The 1980s were full of fantasy films. There was no shortage of high-fantasy films like Dragonslayer, dark fantasy like Legend and The Dark Crystal, or adaptations of existing properties like Conan the Barbarian. Many times they brought the synth-heavy soundtracks so popular during that decade, which spilled over from the genre films of the ’60s and ’70s into the mainstream of the ’80s.
Then, in 1986, came Highlander. Right from the opening scene, taking place at a professional wrestling event in Madison Square Garden, set to Queen’s thumping Princes of the Universe, Highlander was a rock-infused kick in the teeth.
Viewing the special features, many released for the first time in this 30th anniversary edition, that rock-and-roll attitude should come as no surprise. This edition features recent interviews with director Russell Mulcahy, best known at the time of Highlander‘s production as a pioneer in the early music video scene, and actor Christopher Lambert. Both talk about how Queen was under contract to provide a single radio-ready song for the soundtrack, but after an advance showing of the movie decided to write an entire album inspired by and used in the film. Also noted is how composer Michael Kamen worked with the band to create an orchestral score for the film based off the band’s songs, weaving together a musical tapestry that infuses the film with raw nerve.
Don’t get me wrong. The synth is still there, but it takes a back seat to the rock.
In addition to the film’s rock attitude, the interviews point to the tragic and romantic elements of the story as the main component that sticks with audiences 30 years after the film’s theatrical release. The four-part making-of-Highlander documentary included in this edition talks with the film’s writers and producers about how these reluctant characters, burdened with immortality and a terrible destiny, set Highlander apart from other swordplay spectacles made in the 1980s.
The five deleted scenes included are five existing scenes that were pared down in the theatrical cut for the sake of time. None of these scenes have existing audio, so pieces of score that roughly fit the mood of these scenes were added to create the deleted scenes for this release. If you’re looking for some missing piece of dialogue that makes Highlander 2 make more sense, you won’t find it here. However, these missing or deleted scenes are cut together from both color and from black and white footage, leaving me hoping at some point for a full black-and-white release of the film.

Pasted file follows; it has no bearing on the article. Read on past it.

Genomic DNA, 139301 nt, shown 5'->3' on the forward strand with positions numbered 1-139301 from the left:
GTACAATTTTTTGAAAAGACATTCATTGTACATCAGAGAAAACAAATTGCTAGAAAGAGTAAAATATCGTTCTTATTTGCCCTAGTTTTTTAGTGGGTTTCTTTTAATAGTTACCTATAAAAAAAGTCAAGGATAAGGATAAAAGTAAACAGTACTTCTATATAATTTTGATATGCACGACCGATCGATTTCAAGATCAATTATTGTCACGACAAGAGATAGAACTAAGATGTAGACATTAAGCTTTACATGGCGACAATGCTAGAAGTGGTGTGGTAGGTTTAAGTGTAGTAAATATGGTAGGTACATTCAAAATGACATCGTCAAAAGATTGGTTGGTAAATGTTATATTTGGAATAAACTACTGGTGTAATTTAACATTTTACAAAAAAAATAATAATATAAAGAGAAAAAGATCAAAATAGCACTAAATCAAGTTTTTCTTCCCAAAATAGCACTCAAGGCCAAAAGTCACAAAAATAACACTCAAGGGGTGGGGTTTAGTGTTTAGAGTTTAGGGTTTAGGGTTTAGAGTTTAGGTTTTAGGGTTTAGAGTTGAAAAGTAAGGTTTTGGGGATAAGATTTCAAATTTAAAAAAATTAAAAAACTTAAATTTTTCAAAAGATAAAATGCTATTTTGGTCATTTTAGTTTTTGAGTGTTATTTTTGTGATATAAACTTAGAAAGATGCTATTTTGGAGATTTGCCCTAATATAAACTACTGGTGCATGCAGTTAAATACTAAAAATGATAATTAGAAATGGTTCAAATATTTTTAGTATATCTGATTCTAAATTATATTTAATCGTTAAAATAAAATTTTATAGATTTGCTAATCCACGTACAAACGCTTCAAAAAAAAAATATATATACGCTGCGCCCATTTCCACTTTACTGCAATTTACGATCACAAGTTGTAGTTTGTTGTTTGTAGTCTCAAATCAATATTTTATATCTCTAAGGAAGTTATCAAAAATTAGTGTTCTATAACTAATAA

While the extras are excellent additions for the Highlander enthusiast, what matters here is the film itself. How well does the movie hold up 30 years after its initial run? I’m a little (okay, a lot) biased in my opinion. I love Highlander. The original is the high-water mark in the series. I love it enough to sit through Highlander 2. Once. I love it enough not to run away from the franchise after Highlander 2, but return for Highlander 3, the syndicated TV series, and the subsequent direct-to-video feature-length releases. Compare that to Star Wars, where the number of good films outnumber the bad entries in the series, and you start to get an idea the amount of goodwill that the original Highlander garners in my heart.
A Frenchman who spoke no English when he was cast playing a Scot, opposite a Scot playing a Spaniard who is originally Ancient Egyptian, with a young Clancy-frackin’-Brown as the villain? What’s not to love?
Highlander: 30th Anniversary Edition is on sale today at Amazon or your favorite purveyor of physical media.
Disclaimer: a copy of the 30th anniversary edition of the film was provided for review. All opinions and unmitigated man-crush for this film are my own.